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   Re: what Napster means for XML

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  • From: "W. E. Perry" <wperry@fiduciary.com>
  • To: David Megginson <david@megginson.com>, xml-dev@xml.org
  • Date: Tue, 25 Apr 2000 12:55:04 -0400

I don't take this as a blanket dismissal at all. In fact, it seems to me that
you validate my argument. What does scalability mean except adequate supply to
meet actual demand? Where the demand (for MP3's, for example) is great, there
will be multiple replicant sources which, in the aggregate, provide
availability all of the time. Where the demand is very small, a
reasonably-scaled supply may, in fact, be one which is only intermittently
available:  scalability works both up and down. In the case of either large or
small demand, however, this form of supply is fundamentally different from data
tied to a specific artifact--the manuscripts which you and I are both familiar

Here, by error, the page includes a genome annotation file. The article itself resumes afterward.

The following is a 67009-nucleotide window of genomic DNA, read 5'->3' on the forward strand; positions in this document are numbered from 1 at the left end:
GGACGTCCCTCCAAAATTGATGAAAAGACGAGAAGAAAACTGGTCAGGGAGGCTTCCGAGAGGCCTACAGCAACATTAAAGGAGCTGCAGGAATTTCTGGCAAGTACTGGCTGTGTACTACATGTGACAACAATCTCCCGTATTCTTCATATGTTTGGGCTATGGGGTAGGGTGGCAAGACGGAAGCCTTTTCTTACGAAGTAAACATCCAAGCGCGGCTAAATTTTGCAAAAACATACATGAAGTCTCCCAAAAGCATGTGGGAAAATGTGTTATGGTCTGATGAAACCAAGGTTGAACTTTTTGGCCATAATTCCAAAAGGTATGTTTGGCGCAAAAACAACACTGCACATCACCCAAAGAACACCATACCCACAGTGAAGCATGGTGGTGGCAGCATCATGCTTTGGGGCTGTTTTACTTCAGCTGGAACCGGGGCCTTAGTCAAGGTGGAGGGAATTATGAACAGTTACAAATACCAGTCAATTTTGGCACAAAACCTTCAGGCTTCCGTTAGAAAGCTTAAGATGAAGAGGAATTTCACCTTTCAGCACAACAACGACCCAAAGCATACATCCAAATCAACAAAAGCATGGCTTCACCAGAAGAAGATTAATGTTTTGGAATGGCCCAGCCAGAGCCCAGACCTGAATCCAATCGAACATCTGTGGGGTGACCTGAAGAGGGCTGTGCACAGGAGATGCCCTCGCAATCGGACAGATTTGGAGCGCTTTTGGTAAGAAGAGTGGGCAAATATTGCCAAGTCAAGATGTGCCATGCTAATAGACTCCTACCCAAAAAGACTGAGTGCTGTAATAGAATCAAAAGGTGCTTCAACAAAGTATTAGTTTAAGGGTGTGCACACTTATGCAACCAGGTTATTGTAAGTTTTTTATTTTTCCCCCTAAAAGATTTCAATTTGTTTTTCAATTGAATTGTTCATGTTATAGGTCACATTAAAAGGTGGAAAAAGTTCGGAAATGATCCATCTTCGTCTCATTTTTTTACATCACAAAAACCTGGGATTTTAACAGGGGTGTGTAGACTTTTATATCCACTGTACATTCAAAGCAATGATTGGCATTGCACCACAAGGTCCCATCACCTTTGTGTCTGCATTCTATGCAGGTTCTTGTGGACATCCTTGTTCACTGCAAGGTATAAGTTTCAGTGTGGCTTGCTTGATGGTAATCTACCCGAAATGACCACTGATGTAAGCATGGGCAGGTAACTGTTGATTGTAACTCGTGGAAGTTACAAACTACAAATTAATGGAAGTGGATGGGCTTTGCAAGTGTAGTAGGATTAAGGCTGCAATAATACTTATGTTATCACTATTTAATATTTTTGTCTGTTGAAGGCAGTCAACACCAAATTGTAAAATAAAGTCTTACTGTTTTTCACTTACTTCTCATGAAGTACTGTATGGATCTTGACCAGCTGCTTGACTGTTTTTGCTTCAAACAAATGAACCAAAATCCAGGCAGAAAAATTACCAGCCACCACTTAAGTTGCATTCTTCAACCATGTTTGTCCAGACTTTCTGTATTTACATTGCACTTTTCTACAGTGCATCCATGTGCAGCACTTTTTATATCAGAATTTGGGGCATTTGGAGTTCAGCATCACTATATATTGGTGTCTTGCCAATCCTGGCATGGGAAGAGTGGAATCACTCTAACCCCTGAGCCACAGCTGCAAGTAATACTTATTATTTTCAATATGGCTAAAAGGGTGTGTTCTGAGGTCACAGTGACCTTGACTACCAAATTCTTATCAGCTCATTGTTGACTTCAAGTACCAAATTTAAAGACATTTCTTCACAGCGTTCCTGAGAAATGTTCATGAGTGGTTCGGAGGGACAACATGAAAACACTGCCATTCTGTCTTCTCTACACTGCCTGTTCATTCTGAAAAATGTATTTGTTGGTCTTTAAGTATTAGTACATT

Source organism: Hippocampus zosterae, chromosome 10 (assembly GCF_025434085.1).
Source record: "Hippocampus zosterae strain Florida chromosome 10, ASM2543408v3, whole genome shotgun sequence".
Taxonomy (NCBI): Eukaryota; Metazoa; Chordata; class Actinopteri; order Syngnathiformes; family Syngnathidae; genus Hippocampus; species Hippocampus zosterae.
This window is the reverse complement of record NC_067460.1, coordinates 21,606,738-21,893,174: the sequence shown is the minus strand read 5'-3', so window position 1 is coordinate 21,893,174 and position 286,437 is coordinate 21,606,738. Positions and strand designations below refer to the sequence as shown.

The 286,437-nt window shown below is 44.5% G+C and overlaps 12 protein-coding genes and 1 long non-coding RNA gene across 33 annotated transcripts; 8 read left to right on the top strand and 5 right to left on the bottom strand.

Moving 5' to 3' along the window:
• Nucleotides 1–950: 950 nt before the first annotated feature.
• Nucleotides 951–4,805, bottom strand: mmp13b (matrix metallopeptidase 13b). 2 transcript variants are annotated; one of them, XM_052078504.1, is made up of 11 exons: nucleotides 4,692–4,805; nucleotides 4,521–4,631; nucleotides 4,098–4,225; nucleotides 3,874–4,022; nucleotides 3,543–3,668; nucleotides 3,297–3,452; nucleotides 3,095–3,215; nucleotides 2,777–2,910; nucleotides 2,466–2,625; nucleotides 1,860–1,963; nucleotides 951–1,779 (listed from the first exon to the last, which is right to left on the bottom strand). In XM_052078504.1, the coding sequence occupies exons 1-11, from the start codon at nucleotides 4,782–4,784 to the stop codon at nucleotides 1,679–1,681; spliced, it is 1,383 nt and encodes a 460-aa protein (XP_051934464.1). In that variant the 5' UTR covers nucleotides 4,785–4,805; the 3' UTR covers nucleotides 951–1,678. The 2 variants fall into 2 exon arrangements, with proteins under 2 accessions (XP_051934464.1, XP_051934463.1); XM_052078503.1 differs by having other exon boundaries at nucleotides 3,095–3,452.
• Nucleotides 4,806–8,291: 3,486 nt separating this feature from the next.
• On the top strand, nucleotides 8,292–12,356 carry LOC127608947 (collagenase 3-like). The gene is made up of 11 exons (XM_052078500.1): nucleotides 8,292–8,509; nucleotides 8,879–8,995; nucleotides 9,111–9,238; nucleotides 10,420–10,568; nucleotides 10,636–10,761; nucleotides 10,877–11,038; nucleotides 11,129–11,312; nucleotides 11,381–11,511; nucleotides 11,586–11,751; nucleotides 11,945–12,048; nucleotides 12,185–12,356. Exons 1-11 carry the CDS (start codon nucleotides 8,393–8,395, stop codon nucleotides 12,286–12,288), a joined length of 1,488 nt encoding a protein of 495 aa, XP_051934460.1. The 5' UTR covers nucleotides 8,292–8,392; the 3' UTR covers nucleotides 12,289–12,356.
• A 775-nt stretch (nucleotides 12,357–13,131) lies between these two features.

with, for example--where however great the demand, the supply is fixed and,
indeed will decline over time as the need to protect a physical resource from
the ravages of use becomes the single greatest consideration in its


Walter Perry

David Megginson wrote:

> OK, let me rephrase then -- in a distributed system like Napster, the
> likelihood of the availability of any piece of information at any
> particular time is dependent on its popularity.  If enough users have
> copies of the information on their systems, then at least one of them
> is likely to be connected when I go looking; otherwise, the
> information is simply unavailable.
> This works well with MP3s because most people go out looking for the
> same few thousand MP3s over and over again.  In the general case,
> however, this model will not always be applicable: any piece of
> information that does not reach a certain level of popularity will
> simply be unavailable most of the time.
> Clearly, the Napster model *will* be work in other areas that share
> similar properties to MP3s -- a relatively small number of items with
> a relatively large number of users -- so please don't take this as a
> blanket dismissal.

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